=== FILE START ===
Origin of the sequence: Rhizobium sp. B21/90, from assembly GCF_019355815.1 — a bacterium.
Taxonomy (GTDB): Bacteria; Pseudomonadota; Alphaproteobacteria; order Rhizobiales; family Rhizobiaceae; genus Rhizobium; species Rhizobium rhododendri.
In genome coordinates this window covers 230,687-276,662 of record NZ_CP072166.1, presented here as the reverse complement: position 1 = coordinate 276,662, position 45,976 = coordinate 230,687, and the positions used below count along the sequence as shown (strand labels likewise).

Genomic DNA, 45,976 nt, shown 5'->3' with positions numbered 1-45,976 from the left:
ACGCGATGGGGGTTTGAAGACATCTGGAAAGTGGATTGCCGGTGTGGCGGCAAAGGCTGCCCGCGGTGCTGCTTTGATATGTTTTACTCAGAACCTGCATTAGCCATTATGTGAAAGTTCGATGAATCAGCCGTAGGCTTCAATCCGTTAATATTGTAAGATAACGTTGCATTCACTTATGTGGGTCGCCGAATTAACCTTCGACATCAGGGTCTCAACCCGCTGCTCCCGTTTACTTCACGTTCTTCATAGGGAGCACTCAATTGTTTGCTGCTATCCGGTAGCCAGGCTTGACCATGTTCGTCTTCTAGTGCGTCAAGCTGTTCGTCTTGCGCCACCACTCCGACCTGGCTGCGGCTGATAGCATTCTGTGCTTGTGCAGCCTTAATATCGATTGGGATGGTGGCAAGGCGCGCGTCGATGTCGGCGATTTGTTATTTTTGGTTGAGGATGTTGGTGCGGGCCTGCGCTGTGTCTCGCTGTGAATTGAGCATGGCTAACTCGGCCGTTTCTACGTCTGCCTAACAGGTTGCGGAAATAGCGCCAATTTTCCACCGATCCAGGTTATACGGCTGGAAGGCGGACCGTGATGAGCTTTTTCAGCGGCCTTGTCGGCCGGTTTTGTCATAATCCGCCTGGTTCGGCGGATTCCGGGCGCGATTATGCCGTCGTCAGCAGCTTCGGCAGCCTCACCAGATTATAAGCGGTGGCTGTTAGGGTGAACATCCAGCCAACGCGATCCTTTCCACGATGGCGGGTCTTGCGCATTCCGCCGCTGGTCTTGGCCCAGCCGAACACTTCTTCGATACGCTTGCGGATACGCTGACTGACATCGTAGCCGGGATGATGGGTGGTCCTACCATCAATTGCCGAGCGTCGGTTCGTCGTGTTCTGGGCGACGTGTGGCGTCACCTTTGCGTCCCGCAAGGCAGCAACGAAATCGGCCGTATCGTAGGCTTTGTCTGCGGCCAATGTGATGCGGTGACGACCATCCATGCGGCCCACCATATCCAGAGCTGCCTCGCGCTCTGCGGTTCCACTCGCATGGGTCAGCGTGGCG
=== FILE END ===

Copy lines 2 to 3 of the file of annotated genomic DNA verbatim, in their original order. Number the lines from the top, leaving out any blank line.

Taxonomy (GTDB): Bacteria; Pseudomonadota; Alphaproteobacteria; order Rhizobiales; family Rhizobiaceae; genus Rhizobium; species Rhizobium rhododendri.
In genome coordinates this window covers 230,687-276,662 of record NZ_CP072166.1, presented here as the reverse complement: position 1 = coordinate 276,662, position 45,976 = coordinate 230,687, and the positions used below count along the sequence as shown (strand labels likewise).